Prime Minister Tuilaepa Sa’ilele Malielegaoi has dodged criticisms of his government’s decision to tax gratuities traditionally given to church ministers when they officiate at birthdays, weddings and funeral services.
He has also rejected calls for the government to tax similar tips received by Cabinet Ministers and Members of Parliament from opening government and community projects.
The criticisms come from members of the church and Village leaders who have accused the government of misleading members of the public in relation to the taxes.
Asked for a comment, Tuilaepa said the issue is at the discretion of the Ministry of Revenue.
Earlier this week, one Church Minister spoke up angrily about being duped over a Bill taxing pastors that was signed in July this year.
He discovered that the Bill that legalises the taxing of church ministers is not limited to the “alofa” or contributions made by members.
“I feel deceived by the Samoa Government,” he said.
“The amendment to the law extends to other income received from performing services in our roles as church ministers.”
“I am sad because we were not informed about this during the public meetings.”
“Under Income Tax Act 2012 3. Section 61 amended clearly indicates that it is not limited to the contributions from the churches.”
Responding to questions from the Samoa Observer, Tuilaepa said all of the Church Minister’s income would be taxed. He emphasized the key word “income”.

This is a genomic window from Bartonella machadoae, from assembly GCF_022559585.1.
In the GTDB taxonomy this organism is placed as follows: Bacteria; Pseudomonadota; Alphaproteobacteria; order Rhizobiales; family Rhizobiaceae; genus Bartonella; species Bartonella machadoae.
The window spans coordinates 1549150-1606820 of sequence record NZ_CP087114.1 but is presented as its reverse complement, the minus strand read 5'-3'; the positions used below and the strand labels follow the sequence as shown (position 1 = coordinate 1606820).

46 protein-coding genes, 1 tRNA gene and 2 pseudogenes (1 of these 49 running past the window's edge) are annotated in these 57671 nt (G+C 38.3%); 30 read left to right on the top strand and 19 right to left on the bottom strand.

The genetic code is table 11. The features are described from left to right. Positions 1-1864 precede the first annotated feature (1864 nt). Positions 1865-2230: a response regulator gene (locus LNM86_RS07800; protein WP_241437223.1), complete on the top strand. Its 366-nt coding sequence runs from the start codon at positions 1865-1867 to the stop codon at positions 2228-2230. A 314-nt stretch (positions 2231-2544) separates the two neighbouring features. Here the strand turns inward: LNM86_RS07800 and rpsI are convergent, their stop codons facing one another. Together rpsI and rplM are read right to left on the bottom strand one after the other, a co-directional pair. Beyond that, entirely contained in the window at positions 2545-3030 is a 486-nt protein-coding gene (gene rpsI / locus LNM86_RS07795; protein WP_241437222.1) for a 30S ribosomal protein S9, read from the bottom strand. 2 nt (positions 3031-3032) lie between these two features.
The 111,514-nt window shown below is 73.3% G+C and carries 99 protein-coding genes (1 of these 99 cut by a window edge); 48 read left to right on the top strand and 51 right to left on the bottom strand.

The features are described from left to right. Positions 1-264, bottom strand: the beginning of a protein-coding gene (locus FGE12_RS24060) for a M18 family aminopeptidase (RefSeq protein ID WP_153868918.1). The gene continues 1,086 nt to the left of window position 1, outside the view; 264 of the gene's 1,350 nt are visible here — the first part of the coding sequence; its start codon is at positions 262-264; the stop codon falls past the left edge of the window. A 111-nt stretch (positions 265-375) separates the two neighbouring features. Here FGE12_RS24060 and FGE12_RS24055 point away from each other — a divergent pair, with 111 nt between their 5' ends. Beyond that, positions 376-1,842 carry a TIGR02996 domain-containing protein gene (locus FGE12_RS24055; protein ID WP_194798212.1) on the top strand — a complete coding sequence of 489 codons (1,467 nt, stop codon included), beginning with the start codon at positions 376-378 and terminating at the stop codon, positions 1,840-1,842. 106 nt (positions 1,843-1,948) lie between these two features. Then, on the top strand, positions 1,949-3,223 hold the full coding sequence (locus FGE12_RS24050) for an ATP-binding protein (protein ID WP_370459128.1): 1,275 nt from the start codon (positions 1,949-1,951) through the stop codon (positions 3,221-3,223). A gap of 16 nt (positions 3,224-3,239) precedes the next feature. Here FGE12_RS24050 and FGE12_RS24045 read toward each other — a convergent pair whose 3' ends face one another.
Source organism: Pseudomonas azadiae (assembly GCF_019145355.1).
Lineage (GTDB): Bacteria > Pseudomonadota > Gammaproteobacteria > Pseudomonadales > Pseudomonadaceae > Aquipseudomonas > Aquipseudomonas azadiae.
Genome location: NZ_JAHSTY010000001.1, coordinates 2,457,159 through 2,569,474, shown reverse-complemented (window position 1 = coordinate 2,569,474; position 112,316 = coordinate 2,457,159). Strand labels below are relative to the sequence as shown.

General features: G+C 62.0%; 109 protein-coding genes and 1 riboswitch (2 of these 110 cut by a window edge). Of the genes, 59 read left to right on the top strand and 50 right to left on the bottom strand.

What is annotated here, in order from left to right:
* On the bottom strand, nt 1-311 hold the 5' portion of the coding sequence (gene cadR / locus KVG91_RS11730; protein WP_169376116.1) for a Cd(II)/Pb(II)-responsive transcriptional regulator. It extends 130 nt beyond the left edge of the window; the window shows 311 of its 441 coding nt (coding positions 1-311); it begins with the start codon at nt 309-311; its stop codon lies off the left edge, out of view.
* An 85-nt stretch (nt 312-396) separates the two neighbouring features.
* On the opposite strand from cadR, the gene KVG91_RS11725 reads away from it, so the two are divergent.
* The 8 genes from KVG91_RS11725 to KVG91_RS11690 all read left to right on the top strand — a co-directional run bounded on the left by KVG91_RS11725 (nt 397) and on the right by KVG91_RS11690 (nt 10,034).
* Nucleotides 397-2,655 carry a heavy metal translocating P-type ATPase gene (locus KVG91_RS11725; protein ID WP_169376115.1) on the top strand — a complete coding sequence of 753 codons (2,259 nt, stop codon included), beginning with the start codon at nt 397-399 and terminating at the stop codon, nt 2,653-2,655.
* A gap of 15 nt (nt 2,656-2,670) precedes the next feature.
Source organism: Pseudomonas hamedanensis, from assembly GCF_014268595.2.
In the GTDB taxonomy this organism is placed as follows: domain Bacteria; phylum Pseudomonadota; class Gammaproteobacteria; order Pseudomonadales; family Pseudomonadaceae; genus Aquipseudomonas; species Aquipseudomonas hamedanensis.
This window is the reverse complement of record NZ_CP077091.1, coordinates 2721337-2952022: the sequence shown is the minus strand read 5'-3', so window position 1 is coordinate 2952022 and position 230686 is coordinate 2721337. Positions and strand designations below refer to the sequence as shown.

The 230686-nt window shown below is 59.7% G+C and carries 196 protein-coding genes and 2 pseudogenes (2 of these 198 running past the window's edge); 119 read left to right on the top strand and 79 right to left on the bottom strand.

“Just like us, it’s our income that is taxed,” said Tuilaepa.
“They (church ministers) can negotiate with the Ministry of Revenue whether their additional income will be taxed.
“That decision lies with the Ministry of Revenue.
Pressed on the issue, Tuilaepa said: “Look, taxes are allocated for all the income that you get, but for additional income from services that can be negotiated by the Ministry of Revenue.”
Asked whether Cabinet Ministers’ additional income of the envelopes they receive from ground breaking ceremonies and other events should be taxed as well, he replied: “Those are additional income they don’t get on the daily basis.”
As of last month, the Ministry of Revenue has begun collecting personal details of church pastors in preparation for a seminar to discuss the next stage of how the law will be implemented.
The information is being collected through forms distributed to pastors throughout the country.
The form is labeled as “Form for collecting information for a special seminar for church ministers Samoa 2017”.
In July, the former Head of State signed into law, the Bill which legalized the taxing of church ministers and the Head of State.
This is the first time this has been done since Samoa became independent 55 years ago.
The Bill was signed on 30 June, 2017, three days after it was approved by Parliament.
INCOME TAX AMENDMENT BILL 2017 3. Section 61 amended – In section 61 of the principal Act: (a) in subsection (1), after paragraph (f), substitute “full stop” with “semi colon” and insert –
“(g) income of minister of religion.”; (b) after subsection (9), insert: “(10) For the purposes of this section, the income of a minister of religion whose sole occupation is the spiritual guidance of a specific congregation in Samoa is comprised of:
(a) contributions made by members of the congregation, and
(b) income received from performing services in their role as church ministers.”